Nebraska’s defense plays into Iowa’s impulses

Iowa likes to shoot the 3-pointer. This season, 37 percent of its shots are from behind the arc. This is one of the highest in the Big Ten. Nebraska eclipses it, though, with 40 percent of its shots coming from the 3-point line. One of the biggest differences, what makes Iowa the third-best offense in the nation and Nebraska the 145th-best, is the completion rate of those 3-pointers. Iowa is shooting 38 percent on its 3-pointers and Nebraska shoots 33.1 percent.

However, Iowa came out cold in the game, and Nebraska schemed to take advantage of this. It may not be intentional, as coach Doc Sadler is a famous practitioner of the no post-entry defense, but as Iowa started out cold from the 3-point line (only making two of its first 18), Nebraska kept giving them open or semi-open 3-point shots to bait the struggling team.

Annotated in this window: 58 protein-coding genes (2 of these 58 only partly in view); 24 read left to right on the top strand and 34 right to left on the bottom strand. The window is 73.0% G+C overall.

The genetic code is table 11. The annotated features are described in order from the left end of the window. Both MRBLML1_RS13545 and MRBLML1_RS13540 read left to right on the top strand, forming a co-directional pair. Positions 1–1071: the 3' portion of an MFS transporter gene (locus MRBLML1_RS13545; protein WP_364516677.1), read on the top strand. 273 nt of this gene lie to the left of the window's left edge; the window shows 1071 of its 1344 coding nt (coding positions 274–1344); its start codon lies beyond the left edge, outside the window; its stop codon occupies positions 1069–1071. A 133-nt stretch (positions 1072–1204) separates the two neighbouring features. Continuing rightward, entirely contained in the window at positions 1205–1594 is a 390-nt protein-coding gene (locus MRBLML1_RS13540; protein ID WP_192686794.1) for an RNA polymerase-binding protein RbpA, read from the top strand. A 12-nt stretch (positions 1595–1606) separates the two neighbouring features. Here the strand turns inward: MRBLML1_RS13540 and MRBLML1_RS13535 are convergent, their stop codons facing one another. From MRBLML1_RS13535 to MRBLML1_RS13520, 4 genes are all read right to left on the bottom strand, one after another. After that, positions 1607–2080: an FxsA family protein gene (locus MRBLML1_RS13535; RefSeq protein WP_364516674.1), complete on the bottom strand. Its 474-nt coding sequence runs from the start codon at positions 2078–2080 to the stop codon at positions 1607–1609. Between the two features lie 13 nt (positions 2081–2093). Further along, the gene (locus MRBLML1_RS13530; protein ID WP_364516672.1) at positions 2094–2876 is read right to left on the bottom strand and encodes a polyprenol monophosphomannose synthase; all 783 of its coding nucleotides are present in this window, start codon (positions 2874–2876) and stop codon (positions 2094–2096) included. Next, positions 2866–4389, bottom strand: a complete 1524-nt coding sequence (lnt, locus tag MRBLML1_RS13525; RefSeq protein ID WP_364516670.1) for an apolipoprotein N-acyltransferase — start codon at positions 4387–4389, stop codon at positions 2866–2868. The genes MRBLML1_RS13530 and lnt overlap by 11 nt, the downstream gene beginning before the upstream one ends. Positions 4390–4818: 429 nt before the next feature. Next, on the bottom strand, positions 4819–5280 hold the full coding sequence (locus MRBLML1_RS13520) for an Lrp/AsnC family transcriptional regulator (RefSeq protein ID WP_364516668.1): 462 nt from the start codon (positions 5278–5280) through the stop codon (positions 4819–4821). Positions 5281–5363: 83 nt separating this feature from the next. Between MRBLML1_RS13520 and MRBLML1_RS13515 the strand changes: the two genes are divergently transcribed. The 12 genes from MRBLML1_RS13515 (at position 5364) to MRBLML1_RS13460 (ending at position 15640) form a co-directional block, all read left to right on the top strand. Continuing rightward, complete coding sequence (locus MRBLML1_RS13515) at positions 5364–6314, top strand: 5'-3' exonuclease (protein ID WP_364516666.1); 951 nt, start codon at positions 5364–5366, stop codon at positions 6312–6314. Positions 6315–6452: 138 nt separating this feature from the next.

Iowa, after being thoroughly frustrated by its performance from the 3-point line, then decided to try and open up its offensive game in the post. This helped Iowa go on a run which closed the gap to within three points. It was only a disjointed Iowa defense which let Nebraska secure the first half by seven points, ending it with two 3-pointers.

The second half continued with some of Iowa’s momentum, but clutch shooting from Nebraska helped to keep the Hawkeyes at arm’s length. There was one moment where Iowa overtook Nebraska, but a timeout from head coach Fred Hoiberg and a well-worked set afterwards helped to further disenfranchise Iowa’s offense. Clutch shooting, afterwards, secured the game for the Huskers, and may have secured good feelings for the Huskers going forward.

sports@dailynebraskan.com